Georgia rebids telecom contract
- By Brian Robinson
- Jul 18, 2002
Georgia, which had just begun evaluating bids for its groundbreaking telecom
outsourcing project, has decided to rebid the 10-year contract following
reports of deepening troubles at WorldCom Inc., which headed one of the
two groups chosen as finalists.
The Converged Communications Outsourcing Project (CCOP) will put all
of the state's telecom services under one contract. It will fill the government's
needs for local, long-distance and wireless phone services as well as high-speed
online access, video, two-way radio, local-area networks and PC equipment
The first request for proposals (RFPs) also called for installation
of a new data center, which would have been bought and taken over by the
state at the signing of the final contract. The vendor would also have been
responsible for converting the Georgia Public Broadcasting's infrastructure
to allow for digital broadcasts and installing a highway camera system.
With the growing problems at WorldCom, which is accused of accounting
irregularities and is under increasing financial pressure, state officials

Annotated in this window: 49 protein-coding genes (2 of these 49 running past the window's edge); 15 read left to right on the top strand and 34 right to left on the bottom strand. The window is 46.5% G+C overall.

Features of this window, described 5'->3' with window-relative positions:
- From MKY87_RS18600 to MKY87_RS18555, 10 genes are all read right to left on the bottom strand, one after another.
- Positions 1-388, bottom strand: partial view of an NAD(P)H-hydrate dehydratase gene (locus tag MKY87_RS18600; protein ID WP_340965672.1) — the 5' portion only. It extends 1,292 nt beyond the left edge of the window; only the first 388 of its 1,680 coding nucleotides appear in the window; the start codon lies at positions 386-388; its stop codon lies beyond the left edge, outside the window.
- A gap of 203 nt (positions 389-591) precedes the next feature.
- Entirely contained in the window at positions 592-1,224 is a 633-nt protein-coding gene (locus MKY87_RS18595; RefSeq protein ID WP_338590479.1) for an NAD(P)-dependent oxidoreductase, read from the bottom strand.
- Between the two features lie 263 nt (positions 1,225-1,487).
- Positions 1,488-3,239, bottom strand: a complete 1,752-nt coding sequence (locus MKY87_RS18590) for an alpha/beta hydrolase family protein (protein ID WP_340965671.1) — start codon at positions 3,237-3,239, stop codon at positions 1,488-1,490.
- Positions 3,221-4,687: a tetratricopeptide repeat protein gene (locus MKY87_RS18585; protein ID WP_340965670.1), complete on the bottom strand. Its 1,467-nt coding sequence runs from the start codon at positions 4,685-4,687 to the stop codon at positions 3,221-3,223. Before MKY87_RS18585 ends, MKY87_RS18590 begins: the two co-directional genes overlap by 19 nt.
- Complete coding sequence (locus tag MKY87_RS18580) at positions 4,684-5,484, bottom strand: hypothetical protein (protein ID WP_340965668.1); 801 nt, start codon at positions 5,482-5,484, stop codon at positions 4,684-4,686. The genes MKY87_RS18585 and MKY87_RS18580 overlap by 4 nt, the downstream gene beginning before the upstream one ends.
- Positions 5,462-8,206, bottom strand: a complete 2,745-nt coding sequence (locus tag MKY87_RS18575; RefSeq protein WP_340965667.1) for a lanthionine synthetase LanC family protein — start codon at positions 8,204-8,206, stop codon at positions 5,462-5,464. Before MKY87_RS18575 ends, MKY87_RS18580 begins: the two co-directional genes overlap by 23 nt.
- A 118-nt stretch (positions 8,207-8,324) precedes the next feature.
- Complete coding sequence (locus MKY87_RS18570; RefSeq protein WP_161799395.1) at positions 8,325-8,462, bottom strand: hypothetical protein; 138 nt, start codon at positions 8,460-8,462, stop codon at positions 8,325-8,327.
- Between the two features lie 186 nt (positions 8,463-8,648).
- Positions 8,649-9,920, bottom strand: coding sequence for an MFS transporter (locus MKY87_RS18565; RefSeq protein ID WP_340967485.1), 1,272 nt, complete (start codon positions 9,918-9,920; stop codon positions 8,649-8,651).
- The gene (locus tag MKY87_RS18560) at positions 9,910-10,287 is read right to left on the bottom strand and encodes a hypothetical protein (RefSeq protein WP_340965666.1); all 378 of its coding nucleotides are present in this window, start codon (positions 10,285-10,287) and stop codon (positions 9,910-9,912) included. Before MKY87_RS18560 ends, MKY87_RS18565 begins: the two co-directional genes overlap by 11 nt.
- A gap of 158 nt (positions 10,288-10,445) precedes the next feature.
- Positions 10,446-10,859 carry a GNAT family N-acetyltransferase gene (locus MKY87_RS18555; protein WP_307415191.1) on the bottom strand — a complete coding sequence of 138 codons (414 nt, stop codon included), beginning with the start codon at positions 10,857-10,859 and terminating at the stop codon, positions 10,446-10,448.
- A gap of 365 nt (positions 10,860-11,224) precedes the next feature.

decided to rebid the contract because it was obvious there was no longer
a competitive process in place, said Joyce Goldberg, a spokesperson for
the Georgia Technology Authority (www.gagta.com).
At the same time, state officials decided to drop the requirements for
the data center, digital broadcast conversion and the highway camera system.
"They are not really a part of what we are trying to do with communications
overall, and they are not a part of the main mission of the telecom companies
who bid," she said. "But the [$18 million] bonds for the data center funding
have already been released and now we'll be able to get it done faster as
a separate item, which we need to do because our current data center is
The Federal Communications Commission also is calling for broadcasters
to convert to digital at a quicker pace, she said, and the state will have
more flexibility to do that under a separate contract.
The new RFP is to be published in early August, with the contract award
to be made in April. The original schedule called for a contract to be signed
in December. However, the original target of July 1, 2003, as the contract's
effective date has been retained.
"Because we pre-qualified companies and the concept has been known for
a year or more, we think the vendors have been following the process closely
enough and won't need that much more time to adjust," Goldberg said. "Plus,
we have become more savvy with the evaluations and have a pretty good idea
already of what the final contract should look like."
Bill Ritz, a spokesperson for EDS, a member of the other finalist group
bidding as Connect Georgia, said his company will be analyzing the latest
Georgia proposal but is "very confident" of the solution put forward under
the previous RFP.
Robinson is a freelance journalist based in Portland, Ore. He can be reached
at [email protected]
Brian Robinson is a freelance writer based in Portland, Ore.